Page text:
Sunday, 8 February 2009

Nutt by name, Nutt by nature

So, in an attempt to spend more valuable research money on something really useful rather than fighting against AIDS, the head of the Medical Advisory Council has declared that horse-riding is no more or less dangerous than taking Ecstasy. Moreover, kids are no longer horse mad: they suffer from Equine Addiction Syndrome. 'Equasy', the Professor coyly calls it, leads 'users' to indulge in dangerous and harmful behaviour and encourages others, when meeting en masse at, well, a Meet, to engage in violence.(What does he have to say about 18-rated video games?) Apparently, you should seriously consider your risky behaviour every time you mount Dobbin. I think Nutt's behaviour, on the basis of creating such an absurd disorder and then asking the Medical Profession to take it seriously, should be assessed; having been subjected to numerous psychological evaluations he should be fired and a credible alternative appointed to his prestigious position. Honestly.

Is the Torygraph turning into a tabloid, we wonder? I find it more than irksome to see Jennifer Aniston goggling up at me next to actual news; and the intelligence that hormones cause a kissing 'suge' doesn't interest me over much either. Jacqui Smith's latest row, however, does. It seems that her royal frightfulness has claimed over £116 grand for a second home despite the fact that she'd been living with her sister.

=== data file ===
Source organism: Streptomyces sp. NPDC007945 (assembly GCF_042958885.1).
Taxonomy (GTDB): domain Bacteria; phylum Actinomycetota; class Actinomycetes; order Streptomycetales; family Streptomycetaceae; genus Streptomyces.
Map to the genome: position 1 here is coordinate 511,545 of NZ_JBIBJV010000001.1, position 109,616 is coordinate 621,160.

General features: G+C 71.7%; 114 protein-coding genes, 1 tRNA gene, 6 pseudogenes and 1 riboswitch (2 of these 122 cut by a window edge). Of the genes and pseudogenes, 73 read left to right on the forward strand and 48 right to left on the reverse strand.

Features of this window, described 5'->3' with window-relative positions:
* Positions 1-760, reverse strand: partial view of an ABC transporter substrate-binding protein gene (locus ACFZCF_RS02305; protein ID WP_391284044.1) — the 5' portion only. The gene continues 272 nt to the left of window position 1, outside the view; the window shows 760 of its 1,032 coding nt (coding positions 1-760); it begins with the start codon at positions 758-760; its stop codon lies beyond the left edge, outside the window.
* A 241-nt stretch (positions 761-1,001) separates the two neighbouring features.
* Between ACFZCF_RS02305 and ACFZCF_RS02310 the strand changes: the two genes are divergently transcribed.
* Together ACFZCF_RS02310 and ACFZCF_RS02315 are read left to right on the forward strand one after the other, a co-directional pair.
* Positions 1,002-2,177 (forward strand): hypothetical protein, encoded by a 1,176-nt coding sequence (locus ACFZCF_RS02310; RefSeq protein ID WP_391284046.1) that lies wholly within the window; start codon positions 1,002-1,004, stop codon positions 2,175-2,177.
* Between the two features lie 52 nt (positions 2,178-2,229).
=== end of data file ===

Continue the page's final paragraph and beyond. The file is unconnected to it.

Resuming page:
If a benefit claimant gets overpaid by a £1000, s/he is hauled in front of magistrates and makes the front of the local rag. If Jacqui Smith does it, a spokesperson vigorously defends her 'honesty' on her behalf. What a country.

7 comments:

  1. Quite. But I imagine she thinks she deserves it for all the good she has done for the country.

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  2. It's an interesting concept, isn't it, to pay someone to bugger up your life for you.
    I think I loathe her more, if possible, than Brown himself.

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  3. Dear Miss Macseoinin,

    The Home Economics Secretary never professed any great talent or ability. I doubt anyone was more surprised than her to be propelled to such high office. Now she's there, all she can do is lie through her teeth and meet criticism with aggression.